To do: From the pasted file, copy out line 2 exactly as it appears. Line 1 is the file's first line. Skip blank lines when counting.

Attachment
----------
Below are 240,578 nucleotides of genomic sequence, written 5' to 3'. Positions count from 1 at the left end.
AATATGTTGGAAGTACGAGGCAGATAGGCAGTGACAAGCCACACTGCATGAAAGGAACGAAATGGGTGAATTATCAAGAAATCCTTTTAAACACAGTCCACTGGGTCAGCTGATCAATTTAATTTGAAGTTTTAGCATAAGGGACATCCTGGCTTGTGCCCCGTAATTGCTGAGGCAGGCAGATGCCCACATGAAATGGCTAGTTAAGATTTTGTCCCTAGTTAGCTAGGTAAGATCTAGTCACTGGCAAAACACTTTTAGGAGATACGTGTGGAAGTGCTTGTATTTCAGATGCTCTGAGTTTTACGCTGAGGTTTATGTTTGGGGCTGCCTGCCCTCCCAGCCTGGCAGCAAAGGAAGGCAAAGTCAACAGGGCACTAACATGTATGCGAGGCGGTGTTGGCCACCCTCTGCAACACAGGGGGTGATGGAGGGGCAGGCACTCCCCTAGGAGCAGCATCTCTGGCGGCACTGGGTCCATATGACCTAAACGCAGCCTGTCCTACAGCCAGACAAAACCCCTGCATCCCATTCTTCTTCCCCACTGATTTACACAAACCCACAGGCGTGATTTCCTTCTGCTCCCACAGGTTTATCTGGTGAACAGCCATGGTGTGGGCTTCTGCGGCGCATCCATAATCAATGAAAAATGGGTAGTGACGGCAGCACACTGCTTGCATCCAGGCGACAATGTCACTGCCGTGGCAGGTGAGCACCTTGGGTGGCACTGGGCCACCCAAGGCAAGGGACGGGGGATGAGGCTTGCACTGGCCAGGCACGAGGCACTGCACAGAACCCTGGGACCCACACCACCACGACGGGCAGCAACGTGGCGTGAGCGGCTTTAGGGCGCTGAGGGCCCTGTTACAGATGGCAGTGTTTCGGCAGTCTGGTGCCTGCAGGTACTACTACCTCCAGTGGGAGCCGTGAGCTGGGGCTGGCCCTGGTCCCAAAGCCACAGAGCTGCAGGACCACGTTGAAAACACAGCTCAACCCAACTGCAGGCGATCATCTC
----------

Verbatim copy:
AATATGTTGGAAGTACGAGGCAGATAGGCAGTGACAAGCCACACTGCATGAAAGGAACGAAATGGGTGAATTATCAAGAAATCCTTTTAAACACAGTCCACTGGGTCAGCTGATCAATTTAATTTGAAGTTTTAGCATAAGGGACATCCTGGCTTGTGCCCCGTAATTGCTGAGGCAGGCAGATGCCCACATGAAATGGCTAGTTAAGATTTTGTCCCTAGTTAGCTAGGTAAGATCTAGTCACTGGCAAAACACTTTTAGGAGATACGTGTGGAAGTGCTTGTATTTCAGATGCTCTGAGTTTTACGCTGAGGTTTATGTTTGGGGCTGCCTGCCCTCCCAGCCTGGCAGCAAAGGAAGGCAAAGTCAACAGGGCACTAACATGTATGCGAGGCGGTGTTGGCCACCCTCTGCAACACAGGGGGTGATGGAGGGGCAGGCACTCCCCTAGGAGCAGCATCTCTGGCGGCACTGGGTCCATATGACCTAAACGCAGCCTGTCCTACAGCCAGACAAAACCCCTGCATCCCATTCTTCTTCCCCACTGATTTACACAAACCCACAGGCGTGATTTCCTTCTGCTCCCACAGGTTTATCTGGTGAACAGCCATGGTGTGGGCTTCTGCGGCGCATCCATAATCAATGAAAAATGGGTAGTGACGGCAGCACACTGCTTGCATCCAGGCGACAATGTCACTGCCGTGGCAGGTGAGCACCTTGGGTGGCACTGGGCCACCCAAGGCAAGGGACGGGGGATGAGGCTTGCACTGGCCAGGCACGAGGCACTGCACAGAACCCTGGGACCCACACCACCACGACGGGCAGCAACGTGGCGTGAGCGGCTTTAGGGCGCTGAGGGCCCTGTTACAGATGGCAGTGTTTCGGCAGTCTGGTGCCTGCAGGTACTACTACCTCCAGTGGGAGCCGTGAGCTGGGGCTGGCCCTGGTCCCAAAGCCACAGAGCTGCAGGACCACGTTGAAAACACAGCTCAACCCAACTGCAGGCGATCATCTC